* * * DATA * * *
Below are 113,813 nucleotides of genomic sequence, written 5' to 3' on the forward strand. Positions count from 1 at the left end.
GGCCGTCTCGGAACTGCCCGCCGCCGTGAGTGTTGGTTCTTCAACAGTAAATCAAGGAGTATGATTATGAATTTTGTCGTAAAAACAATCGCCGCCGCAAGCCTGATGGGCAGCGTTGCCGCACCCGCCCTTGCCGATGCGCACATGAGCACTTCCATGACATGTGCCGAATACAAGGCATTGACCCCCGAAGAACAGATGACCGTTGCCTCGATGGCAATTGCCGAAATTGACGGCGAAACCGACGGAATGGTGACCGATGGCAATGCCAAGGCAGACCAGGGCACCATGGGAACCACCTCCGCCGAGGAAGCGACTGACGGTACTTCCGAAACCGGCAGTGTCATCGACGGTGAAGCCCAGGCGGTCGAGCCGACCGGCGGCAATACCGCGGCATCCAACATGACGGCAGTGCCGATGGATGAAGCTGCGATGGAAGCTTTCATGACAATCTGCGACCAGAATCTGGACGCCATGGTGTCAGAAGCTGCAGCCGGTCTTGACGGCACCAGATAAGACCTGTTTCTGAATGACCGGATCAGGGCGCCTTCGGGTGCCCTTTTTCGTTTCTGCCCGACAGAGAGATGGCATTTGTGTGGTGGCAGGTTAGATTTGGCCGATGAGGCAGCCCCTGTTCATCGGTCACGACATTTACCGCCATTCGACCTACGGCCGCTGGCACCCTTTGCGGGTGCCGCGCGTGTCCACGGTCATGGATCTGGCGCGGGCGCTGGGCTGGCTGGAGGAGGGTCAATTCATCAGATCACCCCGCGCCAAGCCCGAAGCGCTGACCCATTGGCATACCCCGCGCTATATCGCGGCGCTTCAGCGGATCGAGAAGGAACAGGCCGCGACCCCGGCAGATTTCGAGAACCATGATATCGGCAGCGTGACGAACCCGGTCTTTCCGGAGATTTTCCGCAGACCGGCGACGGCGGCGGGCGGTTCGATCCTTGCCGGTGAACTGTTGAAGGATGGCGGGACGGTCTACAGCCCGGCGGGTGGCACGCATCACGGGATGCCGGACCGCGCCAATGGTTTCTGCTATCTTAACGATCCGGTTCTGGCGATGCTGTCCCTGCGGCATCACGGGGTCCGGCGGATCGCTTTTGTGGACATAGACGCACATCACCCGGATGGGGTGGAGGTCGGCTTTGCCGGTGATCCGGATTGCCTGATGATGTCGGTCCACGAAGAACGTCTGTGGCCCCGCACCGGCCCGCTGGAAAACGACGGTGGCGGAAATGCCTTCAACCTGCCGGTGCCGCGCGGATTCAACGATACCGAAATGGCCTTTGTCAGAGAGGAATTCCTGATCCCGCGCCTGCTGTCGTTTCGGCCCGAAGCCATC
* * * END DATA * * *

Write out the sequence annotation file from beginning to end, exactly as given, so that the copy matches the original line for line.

Below are 113,813 nucleotides of genomic sequence, written 5' to 3' on the forward strand. Positions count from 1 at the left end.
GGCCGTCTCGGAACTGCCCGCCGCCGTGAGTGTTGGTTCTTCAACAGTAAATCAAGGAGTATGATTATGAATTTTGTCGTAAAAACAATCGCCGCCGCAAGCCTGATGGGCAGCGTTGCCGCACCCGCCCTTGCCGATGCGCACATGAGCACTTCCATGACATGTGCCGAATACAAGGCATTGACCCCCGAAGAACAGATGACCGTTGCCTCGATGGCAATTGCCGAAATTGACGGCGAAACCGACGGAATGGTGACCGATGGCAATGCCAAGGCAGACCAGGGCACCATGGGAACCACCTCCGCCGAGGAAGCGACTGACGGTACTTCCGAAACCGGCAGTGTCATCGACGGTGAAGCCCAGGCGGTCGAGCCGACCGGCGGCAATACCGCGGCATCCAACATGACGGCAGTGCCGATGGATGAAGCTGCGATGGAAGCTTTCATGACAATCTGCGACCAGAATCTGGACGCCATGGTGTCAGAAGCTGCAGCCGGTCTTGACGGCACCAGATAAGACCTGTTTCTGAATGACCGGATCAGGGCGCCTTCGGGTGCCCTTTTTCGTTTCTGCCCGACAGAGAGATGGCATTTGTGTGGTGGCAGGTTAGATTTGGCCGATGAGGCAGCCCCTGTTCATCGGTCACGACATTTACCGCCATTCGACCTACGGCCGCTGGCACCCTTTGCGGGTGCCGCGCGTGTCCACGGTCATGGATCTGGCGCGGGCGCTGGGCTGGCTGGAGGAGGGTCAATTCATCAGATCACCCCGCGCCAAGCCCGAAGCGCTGACCCATTGGCATACCCCGCGCTATATCGCGGCGCTTCAGCGGATCGAGAAGGAACAGGCCGCGACCCCGGCAGATTTCGAGAACCATGATATCGGCAGCGTGACGAACCCGGTCTTTCCGGAGATTTTCCGCAGACCGGCGACGGCGGCGGGCGGTTCGATCCTTGCCGGTGAACTGTTGAAGGATGGCGGGACGGTCTACAGCCCGGCGGGTGGCACGCATCACGGGATGCCGGACCGCGCCAATGGTTTCTGCTATCTTAACGATCCGGTTCTGGCGATGCTGTCCCTGCGGCATCACGGGGTCCGGCGGATCGCTTTTGTGGACATAGACGCACATCACCCGGATGGGGTGGAGGTCGGCTTTGCCGGTGATCCGGATTGCCTGATGATGTCGGTCCACGAAGAACGTCTGTGGCCCCGCACCGGCCCGCTGGAAAACGACGGTGGCGGAAATGCCTTCAACCTGCCGGTGCCGCGCGGATTCAACGATACCGAAATGGCCTTTGTCAGAGAGGAATTCCTGATCCCGCGCCTGCTGTCGTTTCGGCCCGAAGCCATC